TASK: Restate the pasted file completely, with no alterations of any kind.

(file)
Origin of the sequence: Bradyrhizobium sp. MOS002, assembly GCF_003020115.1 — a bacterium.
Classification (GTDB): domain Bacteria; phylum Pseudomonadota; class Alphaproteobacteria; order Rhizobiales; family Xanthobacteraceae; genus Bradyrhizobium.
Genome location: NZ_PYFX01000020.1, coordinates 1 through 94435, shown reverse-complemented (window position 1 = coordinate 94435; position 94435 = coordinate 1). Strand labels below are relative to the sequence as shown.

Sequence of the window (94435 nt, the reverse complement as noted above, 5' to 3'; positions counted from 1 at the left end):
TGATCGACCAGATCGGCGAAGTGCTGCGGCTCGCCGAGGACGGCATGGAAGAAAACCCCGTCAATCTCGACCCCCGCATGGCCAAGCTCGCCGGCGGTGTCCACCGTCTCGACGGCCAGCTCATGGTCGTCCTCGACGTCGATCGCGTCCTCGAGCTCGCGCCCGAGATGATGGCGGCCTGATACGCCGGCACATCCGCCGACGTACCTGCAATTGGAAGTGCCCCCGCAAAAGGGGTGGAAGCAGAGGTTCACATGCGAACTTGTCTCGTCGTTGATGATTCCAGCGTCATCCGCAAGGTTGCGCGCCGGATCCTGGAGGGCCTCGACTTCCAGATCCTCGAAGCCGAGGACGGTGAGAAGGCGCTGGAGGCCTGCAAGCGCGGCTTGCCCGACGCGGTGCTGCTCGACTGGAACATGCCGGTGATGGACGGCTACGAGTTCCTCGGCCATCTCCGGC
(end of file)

Origin of the sequence: Bradyrhizobium sp. MOS002, assembly GCF_003020115.1 — a bacterium.
Classification (GTDB): domain Bacteria; phylum Pseudomonadota; class Alphaproteobacteria; order Rhizobiales; family Xanthobacteraceae; genus Bradyrhizobium.
Genome location: NZ_PYFX01000020.1, coordinates 1 through 94435, shown reverse-complemented (window position 1 = coordinate 94435; position 94435 = coordinate 1). Strand labels below are relative to the sequence as shown.

Sequence of the window (94435 nt, the reverse complement as noted above, 5' to 3'; positions counted from 1 at the left end):
TGATCGACCAGATCGGCGAAGTGCTGCGGCTCGCCGAGGACGGCATGGAAGAAAACCCCGTCAATCTCGACCCCCGCATGGCCAAGCTCGCCGGCGGTGTCCACCGTCTCGACGGCCAGCTCATGGTCGTCCTCGACGTCGATCGCGTCCTCGAGCTCGCGCCCGAGATGATGGCGGCCTGATACGCCGGCACATCCGCCGACGTACCTGCAATTGGAAGTGCCCCCGCAAAAGGGGTGGAAGCAGAGGTTCACATGCGAACTTGTCTCGTCGTTGATGATTCCAGCGTCATCCGCAAGGTTGCGCGCCGGATCCTGGAGGGCCTCGACTTCCAGATCCTCGAAGCCGAGGACGGTGAGAAGGCGCTGGAGGCCTGCAAGCGCGGCTTGCCCGACGCGGTGCTGCTCGACTGGAACATGCCGGTGATGGACGGCTACGAGTTCCTCGGCCATCTCCGGC